The Woodstock Town Board, on April 16, once again heard from a roomful of residents concerned about harmful health effects of the new 5G wireless technology.
Those who came to speak about 5G were disappointed about having to wait until the end of the business meeting to speak, some two hours later, but it didn’t dampen their passion. But there were audible groans and gasps when Supervisor Bill McKenna explained limitations against local regulation.
The town has discussed placing a hold on applications for 5G facilities until it studies the health ramifications and it can sort out what it can and can’t do, but that might place it in legal jeopardy. “According to the federal government, moratoriums are not legal and would land us in court,” McKenna said.
It also seems the federal government is putting a rush on applications in order to get the technology built. It has imposed “shot clocks” giving municipalities 60 days to approve 5G equipment at an existing facility or 90 days for a new structure.
When reviewing applications, or discussing legislations, towns are also not supposed to talk about the health effects and are discouraged from dictating aesthetics for cell sites, McKenna said.
The new 5G technology is intended to provide higher speed communications for entire communities, but that will require placing cell sites as close as 200-300 feet apart. The industry says it can effectively eliminate the need for individual wifi routers in homes and businesses, but concerned residents say it can result in blanketing every square inch of a community with radiation.
Councilman Richard Heppner urged the board to review zoning regulations because the existing sections on communications are outdated when compared to current wireless technology.
“Although it may not be legal, I’m for putting in a moratorium,” said Councilman Lorin Rose. “I’ve never seen anybody come in and say they really want 5G.” Rose said he lives at the edge of what he calls “Radio Free Bearsville” and he likes being out of cell phone range.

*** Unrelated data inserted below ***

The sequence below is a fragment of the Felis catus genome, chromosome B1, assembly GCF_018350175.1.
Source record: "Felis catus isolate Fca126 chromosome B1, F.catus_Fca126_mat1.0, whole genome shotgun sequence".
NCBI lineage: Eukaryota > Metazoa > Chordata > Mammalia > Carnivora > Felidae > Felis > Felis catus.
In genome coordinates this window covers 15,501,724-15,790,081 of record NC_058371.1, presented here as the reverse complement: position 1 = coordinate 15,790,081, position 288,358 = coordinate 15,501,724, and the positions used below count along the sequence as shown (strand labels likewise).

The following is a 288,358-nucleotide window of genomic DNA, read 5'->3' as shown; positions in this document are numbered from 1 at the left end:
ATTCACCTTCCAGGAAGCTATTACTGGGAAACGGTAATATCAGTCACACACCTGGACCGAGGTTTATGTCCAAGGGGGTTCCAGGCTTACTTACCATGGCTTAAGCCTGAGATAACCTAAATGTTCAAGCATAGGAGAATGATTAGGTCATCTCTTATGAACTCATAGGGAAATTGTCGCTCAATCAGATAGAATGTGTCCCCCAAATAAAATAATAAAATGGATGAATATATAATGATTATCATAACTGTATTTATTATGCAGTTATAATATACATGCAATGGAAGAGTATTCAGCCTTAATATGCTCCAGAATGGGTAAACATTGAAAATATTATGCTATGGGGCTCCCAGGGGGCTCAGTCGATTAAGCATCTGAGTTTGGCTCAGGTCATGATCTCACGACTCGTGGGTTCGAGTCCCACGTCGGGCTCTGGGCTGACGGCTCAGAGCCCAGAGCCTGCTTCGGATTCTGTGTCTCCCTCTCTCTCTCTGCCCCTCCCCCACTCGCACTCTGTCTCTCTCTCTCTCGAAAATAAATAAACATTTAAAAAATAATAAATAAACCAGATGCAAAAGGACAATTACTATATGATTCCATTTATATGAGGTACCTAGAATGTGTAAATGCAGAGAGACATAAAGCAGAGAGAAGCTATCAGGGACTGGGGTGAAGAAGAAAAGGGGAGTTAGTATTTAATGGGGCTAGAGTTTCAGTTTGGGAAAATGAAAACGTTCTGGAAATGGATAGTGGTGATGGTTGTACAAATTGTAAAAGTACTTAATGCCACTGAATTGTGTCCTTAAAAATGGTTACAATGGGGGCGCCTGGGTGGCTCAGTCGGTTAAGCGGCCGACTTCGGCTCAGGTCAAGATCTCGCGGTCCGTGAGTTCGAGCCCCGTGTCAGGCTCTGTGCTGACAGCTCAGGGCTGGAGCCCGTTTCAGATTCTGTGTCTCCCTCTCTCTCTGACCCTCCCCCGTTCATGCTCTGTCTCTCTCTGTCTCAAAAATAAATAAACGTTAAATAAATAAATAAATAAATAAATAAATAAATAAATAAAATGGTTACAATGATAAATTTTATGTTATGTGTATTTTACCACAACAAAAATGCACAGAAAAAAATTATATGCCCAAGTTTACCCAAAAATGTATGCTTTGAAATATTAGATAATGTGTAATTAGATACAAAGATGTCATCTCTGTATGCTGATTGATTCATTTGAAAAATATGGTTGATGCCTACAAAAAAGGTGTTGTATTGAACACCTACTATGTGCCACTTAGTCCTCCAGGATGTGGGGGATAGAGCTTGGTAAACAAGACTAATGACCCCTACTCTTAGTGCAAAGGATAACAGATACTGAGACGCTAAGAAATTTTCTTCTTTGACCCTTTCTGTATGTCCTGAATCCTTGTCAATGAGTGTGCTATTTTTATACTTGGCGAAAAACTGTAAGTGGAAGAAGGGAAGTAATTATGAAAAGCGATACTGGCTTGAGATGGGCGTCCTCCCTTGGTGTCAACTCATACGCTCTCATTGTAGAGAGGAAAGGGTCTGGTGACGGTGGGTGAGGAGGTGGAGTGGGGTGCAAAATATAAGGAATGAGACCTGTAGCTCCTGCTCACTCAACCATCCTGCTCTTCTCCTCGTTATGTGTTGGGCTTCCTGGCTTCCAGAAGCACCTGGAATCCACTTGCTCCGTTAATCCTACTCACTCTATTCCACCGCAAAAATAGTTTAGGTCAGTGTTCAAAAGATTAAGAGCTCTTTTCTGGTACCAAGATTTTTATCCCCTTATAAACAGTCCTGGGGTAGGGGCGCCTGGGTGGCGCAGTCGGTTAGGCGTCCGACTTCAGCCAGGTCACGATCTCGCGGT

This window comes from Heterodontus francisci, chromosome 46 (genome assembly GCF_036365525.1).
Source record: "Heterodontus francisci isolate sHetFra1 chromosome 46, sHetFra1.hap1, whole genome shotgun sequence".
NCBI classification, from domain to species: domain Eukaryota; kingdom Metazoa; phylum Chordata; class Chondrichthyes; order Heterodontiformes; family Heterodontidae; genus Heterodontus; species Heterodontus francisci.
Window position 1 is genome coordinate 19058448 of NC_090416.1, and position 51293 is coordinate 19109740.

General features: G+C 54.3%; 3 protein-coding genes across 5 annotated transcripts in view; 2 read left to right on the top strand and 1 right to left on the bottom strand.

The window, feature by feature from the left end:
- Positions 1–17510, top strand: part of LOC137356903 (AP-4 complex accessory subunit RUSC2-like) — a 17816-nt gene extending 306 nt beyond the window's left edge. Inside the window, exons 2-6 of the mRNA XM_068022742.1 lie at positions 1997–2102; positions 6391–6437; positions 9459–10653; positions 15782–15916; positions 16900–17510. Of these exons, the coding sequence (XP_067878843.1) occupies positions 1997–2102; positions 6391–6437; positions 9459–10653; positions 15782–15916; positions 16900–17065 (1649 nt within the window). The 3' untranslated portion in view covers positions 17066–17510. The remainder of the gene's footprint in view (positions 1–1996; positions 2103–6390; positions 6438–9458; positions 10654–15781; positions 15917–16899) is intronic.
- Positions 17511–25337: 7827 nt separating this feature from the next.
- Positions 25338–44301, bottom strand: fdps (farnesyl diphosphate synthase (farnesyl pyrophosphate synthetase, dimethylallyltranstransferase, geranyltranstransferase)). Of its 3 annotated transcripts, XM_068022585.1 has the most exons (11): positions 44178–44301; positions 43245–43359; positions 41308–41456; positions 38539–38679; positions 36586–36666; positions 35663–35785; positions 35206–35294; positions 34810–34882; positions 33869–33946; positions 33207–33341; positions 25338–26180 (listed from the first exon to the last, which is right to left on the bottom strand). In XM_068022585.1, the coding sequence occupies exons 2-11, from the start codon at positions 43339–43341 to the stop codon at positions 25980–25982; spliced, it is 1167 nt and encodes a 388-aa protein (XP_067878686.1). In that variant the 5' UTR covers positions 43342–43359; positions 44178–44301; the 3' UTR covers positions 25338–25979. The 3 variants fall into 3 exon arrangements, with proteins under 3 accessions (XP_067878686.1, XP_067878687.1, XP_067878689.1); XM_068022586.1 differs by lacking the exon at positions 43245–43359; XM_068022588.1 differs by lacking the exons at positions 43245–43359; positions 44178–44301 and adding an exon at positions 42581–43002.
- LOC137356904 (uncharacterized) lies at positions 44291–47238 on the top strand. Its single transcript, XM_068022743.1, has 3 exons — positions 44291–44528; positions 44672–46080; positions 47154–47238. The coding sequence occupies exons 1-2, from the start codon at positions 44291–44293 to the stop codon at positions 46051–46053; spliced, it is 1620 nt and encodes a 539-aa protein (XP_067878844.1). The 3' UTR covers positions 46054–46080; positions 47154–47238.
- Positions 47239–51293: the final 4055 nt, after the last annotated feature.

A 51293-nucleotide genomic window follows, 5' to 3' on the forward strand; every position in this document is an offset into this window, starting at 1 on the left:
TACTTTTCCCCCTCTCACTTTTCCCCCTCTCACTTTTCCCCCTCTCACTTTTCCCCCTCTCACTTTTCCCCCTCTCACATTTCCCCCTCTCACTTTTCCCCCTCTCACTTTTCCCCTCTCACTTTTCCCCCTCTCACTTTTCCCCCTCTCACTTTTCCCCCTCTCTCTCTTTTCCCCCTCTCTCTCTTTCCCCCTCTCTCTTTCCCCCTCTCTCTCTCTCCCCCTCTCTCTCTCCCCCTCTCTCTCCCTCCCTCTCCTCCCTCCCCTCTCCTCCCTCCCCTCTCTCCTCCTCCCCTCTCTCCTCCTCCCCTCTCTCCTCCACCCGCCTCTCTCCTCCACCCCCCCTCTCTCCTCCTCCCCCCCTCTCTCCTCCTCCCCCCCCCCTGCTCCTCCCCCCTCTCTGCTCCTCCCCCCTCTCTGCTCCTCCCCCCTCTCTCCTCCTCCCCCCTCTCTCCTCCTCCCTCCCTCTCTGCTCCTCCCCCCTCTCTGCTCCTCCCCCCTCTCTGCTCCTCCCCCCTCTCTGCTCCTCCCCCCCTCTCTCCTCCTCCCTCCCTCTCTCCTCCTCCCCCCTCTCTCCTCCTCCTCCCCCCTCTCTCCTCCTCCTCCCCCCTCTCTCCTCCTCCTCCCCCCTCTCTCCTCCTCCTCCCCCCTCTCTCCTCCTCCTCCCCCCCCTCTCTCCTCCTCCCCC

“I’m in favor of doing whatever we can to stop it,” said Reggie Earls, who suggested it might be better if everyone isn’t on their phones all the time.
“I want to know what this insane rush is to inflict this on the population,” resident Abbey Mitchell said. “It’s madness.”
Steve Romine, who has been outspoken on the topic, warned it must be stopped and said that there are no peer-reviewed studies showing the technology is safe. “Humanity as a whole has never really lived with the amount of radiation that they’re going to dump on us,” he said.
“We’re not trying to cause problems,” said Raji Nevin. “We’re trying to come up with solutions,” she said, strongly objecting to being cut off after a one-minute-per-speaker limit. Nevin said she and Romine have given the Town Board “massive amounts of documentation” and were disappointed by McKenna’s response.
Based on a recommendation in the recently adopted Comprehensive Plan, the board plans to form a telecommunications committee to address 5G concerns and come up with solutions to a lack of cell phone coverage in the western part of town.